Jump To Top


Five seconds of safety measures could significantly reduce your risk of Covid

COVID patients exhale high levels of virus the first eight days

A team of researchers at the University of Tsukuba, Japan, looked into the risk of Covid infection based on changes in the amount of aerosol particles.

The World Health Organisation (WHO) confirmed Covid is an airborne disease.

This means the disease can spread from person to person through small droplets from the nose or mouth of an infected person into the air and then onto someone else.

To study the transmission of Covid in more depth, the researchers utilised a mannequin that emits aerosol particles for the study.

Moved indoors, the mannequin fulfilled four conditions whereby the team measured the amount of aerosol particles within a specific range.

READ MORE… Pirola variant spreading in UK – top five hotspots in England and Wales

Four conditions of the mannequin:

  • Walking (5 kilometres per hour)
  • Jogging (10 km/h)
  • Running (15 km/h)
  • Sprinting (20 km/h)

The researchers also compared the results with and without ventilation.

The study’s results

The findings showed that the number of aerosol particles peaked within five seconds in all conditions and then dropped sharply.

It is believed the particles were diffused due to the vortex created by the mannequin’s movement.

Don’t miss…
Could Sir David Attenborough’s dietary change lead to longevity[LATEST]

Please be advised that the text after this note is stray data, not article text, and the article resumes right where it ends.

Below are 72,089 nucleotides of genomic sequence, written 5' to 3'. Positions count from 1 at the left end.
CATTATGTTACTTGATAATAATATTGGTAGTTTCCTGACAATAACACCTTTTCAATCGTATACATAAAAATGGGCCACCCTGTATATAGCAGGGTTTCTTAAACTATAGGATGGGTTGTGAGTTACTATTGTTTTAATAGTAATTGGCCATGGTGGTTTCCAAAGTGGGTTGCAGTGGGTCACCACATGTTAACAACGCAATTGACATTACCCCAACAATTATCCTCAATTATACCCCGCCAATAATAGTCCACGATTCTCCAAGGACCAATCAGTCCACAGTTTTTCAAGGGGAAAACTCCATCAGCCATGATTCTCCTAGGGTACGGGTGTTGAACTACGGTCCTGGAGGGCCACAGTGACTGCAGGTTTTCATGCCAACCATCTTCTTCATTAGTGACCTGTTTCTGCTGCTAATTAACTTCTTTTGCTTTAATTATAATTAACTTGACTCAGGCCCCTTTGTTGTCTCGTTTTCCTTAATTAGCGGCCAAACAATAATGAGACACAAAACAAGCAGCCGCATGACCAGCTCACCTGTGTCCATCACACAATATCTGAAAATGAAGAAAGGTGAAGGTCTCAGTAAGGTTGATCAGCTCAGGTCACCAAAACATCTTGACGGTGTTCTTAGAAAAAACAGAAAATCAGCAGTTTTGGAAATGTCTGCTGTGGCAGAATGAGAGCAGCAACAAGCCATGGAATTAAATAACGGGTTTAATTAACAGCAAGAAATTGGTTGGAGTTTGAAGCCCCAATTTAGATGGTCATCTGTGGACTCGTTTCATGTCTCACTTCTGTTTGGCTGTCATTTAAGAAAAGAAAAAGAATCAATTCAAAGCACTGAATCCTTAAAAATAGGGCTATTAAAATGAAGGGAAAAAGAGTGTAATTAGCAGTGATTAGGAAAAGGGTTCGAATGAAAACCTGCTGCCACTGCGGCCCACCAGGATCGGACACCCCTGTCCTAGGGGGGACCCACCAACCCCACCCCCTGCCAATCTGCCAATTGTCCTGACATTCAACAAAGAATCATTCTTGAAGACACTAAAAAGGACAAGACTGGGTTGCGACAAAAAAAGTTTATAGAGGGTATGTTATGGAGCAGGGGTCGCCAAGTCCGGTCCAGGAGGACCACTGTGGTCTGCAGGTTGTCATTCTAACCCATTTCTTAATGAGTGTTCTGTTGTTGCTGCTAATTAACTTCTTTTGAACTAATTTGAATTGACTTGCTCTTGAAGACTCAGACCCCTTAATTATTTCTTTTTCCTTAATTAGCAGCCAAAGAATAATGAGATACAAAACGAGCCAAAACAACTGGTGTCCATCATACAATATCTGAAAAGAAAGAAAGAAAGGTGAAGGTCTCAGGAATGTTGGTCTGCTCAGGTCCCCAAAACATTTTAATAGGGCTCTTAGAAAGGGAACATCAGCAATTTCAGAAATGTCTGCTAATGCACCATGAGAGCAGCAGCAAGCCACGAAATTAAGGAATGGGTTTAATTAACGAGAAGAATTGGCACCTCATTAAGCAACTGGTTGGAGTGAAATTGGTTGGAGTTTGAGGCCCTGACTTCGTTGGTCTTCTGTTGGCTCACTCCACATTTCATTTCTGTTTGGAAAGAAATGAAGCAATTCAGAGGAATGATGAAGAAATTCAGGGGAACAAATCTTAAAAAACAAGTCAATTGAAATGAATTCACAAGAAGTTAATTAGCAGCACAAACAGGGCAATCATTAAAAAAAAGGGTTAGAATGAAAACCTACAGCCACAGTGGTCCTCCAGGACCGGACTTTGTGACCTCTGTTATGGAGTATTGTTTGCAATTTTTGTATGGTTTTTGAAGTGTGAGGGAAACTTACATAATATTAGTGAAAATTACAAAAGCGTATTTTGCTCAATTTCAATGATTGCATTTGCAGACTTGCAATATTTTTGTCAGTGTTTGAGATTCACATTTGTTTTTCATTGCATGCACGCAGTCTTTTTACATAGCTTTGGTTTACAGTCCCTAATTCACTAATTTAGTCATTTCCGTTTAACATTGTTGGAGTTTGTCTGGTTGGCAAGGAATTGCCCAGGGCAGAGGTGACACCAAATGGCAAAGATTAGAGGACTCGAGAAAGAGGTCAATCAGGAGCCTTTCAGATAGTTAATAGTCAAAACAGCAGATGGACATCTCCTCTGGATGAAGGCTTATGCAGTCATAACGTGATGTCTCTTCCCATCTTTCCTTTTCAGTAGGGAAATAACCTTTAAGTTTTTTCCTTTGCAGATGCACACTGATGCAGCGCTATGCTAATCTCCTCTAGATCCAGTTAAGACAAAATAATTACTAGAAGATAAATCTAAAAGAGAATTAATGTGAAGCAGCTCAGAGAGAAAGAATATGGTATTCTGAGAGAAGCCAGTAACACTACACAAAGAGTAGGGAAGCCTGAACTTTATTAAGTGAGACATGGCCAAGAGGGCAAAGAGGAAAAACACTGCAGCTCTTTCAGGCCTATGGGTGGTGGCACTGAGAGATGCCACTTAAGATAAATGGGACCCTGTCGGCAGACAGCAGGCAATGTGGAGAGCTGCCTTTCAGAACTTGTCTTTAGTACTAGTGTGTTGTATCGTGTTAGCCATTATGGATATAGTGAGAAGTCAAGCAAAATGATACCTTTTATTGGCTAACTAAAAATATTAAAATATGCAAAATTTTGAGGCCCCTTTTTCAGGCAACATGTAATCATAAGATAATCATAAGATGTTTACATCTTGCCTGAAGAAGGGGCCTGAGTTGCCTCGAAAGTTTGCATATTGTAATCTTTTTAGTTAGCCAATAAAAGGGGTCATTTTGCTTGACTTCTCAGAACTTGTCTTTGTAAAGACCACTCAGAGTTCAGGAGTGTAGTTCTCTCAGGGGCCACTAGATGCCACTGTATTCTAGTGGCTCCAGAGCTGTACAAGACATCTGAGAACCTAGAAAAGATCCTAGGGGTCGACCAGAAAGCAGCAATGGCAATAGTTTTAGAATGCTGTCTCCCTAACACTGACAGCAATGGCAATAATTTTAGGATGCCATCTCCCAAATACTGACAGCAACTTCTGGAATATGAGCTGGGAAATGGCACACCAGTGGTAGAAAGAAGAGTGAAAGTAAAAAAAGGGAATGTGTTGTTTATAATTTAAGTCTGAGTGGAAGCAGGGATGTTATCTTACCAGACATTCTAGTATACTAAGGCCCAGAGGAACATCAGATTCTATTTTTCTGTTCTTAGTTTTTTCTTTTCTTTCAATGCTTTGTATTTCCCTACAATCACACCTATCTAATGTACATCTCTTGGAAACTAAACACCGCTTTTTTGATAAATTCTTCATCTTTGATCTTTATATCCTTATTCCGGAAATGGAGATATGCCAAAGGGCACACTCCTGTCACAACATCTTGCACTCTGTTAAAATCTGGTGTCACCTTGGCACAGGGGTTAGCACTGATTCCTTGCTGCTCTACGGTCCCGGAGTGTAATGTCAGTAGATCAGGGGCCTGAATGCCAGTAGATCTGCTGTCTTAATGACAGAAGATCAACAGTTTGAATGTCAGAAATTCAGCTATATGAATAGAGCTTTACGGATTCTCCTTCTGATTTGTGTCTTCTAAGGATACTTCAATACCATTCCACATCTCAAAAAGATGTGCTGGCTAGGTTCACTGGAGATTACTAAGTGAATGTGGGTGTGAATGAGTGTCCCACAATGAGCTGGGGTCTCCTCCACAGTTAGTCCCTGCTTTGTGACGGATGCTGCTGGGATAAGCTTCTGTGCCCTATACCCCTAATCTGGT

Nurse’s first three symptoms of cancer which were mistaken for IBS[SYMPTOMS]
Male pattern baldness – first sign of hair loss and how to stop it getting worse[TIPS]

  • Advert-free experience without interruptions.
  • Rocket-fast speedy loading pages.
  • Exclusive & Unlimited access to all our content.

The researchers also noted that the faster the mannequin moved, the fewer the number of aerosol particles within the peak of five seconds.

It is assumed that more exhaled breaths and faster vortex speeds promoted diffusion.

When in ventilated conditions, the number of aerosol particles in all cases were also minimised.

Professor Takeshi Asai said: “We found that if you take five seconds of safety measures, the (infection) risk is significantly reduced.”

These measures included holding one’s breath within five seconds of passing a person, keeping a distance of at least one metre, and standing upwind of the infected person.

Professor Asai added: ” We need to take preventive measures based on scientific evidence in various situations such as sports and events.”

In the UK, the best preventative measures include vaccination, good hand hygiene, and staying away from people who are ill.

The research study was published in the British academic journal Scientific Reports.

Source: Read Full Article

  • Posted on November 18, 2023